NYSE Neighbor: 45 Broad Street
There is a vacant spot in between two buildings across from the New York Stock Exchange, at 45 Broad Street, right next to The Setai. The conspicuous space was the spot where developer Madison Equities, Inc. hosted a groundbreaking celebration at which the firm’s chief Robert Gladstone and his partners put shovels in the ground. He then took his constituents over to Bobby Vann’s for wine and hors d’oeuvres. They were celebrating the beginning of their newest venture, a 1,115-foot tall skyscraper.
The building was supposed to be designed by architecture firm CetraRuddy, for another group of developers including Gemdale USA – oddly enough, a major Chinese developer, and good old Pizzarotti. Co-president of Gemdale, Michael Daly, told the WSJ that they are the sole partner that remains, and they still had plans to develop. He said they’d paused the project due to the pandemic and now were waiting for a better market. But the news source had done an excellent investigation of these matters and found they had moved out of their offices recently at 105 Madison, due to unpaid rent to the tune of $365,000.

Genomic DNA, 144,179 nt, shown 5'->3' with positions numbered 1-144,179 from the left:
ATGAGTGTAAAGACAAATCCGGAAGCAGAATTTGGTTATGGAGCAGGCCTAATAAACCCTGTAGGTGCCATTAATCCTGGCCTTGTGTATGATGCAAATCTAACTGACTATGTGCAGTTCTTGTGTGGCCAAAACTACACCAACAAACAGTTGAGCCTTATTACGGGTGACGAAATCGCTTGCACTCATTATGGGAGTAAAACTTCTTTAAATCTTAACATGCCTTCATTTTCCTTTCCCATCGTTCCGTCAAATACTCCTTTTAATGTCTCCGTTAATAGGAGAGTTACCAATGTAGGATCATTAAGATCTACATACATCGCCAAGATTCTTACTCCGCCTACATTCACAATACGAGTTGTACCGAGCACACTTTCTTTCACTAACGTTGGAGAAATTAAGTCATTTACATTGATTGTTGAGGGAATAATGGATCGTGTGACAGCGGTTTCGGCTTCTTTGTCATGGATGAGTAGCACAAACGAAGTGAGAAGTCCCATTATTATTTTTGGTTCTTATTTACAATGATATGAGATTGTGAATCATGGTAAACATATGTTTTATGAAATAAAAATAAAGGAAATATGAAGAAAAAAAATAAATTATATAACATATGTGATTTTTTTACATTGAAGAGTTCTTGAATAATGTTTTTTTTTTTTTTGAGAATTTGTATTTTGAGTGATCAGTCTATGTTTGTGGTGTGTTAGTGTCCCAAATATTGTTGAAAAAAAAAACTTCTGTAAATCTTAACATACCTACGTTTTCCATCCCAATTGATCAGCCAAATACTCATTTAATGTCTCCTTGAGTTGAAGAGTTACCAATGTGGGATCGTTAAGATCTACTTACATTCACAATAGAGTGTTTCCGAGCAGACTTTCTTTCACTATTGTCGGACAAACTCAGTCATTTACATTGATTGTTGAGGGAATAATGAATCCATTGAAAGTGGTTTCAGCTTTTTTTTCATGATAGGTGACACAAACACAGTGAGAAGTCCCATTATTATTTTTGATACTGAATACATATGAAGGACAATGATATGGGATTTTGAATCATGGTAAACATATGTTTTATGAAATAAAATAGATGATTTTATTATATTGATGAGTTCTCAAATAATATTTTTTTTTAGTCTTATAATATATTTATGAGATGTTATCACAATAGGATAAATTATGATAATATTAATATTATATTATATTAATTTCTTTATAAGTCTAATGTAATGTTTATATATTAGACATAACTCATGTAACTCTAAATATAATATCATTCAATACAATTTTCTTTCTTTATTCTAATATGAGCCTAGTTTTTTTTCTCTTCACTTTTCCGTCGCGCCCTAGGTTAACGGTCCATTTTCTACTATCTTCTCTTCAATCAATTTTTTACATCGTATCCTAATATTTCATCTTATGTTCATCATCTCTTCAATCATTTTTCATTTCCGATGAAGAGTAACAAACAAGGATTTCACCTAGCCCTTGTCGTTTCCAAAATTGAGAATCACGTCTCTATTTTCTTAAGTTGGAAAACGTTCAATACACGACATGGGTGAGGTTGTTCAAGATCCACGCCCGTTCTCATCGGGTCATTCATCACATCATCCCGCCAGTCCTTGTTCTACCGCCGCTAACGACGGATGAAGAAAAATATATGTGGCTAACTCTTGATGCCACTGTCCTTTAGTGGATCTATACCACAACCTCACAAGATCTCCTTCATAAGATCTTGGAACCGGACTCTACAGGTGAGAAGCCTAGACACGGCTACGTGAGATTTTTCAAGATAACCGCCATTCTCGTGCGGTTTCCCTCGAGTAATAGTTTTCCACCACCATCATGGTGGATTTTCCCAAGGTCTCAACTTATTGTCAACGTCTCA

It will be interesting to see what eventually happens at these three sites and if anything ever gets actually resolved. With all the economic instability as the world begins to recover, this seems like the kind of thing we should avoid in the future.
Rochelle Harris is a passionate writer originally from Phoenix, AZ. who credits her success to integrity and determination. She has a great sense of humor, loves music and her family, and writes fiction and poetry in her spare time. She is excited about the New York experience and lifestyle! Follow Rochelle on Twitter at @LinguisticAnRky or get in touch at [email protected]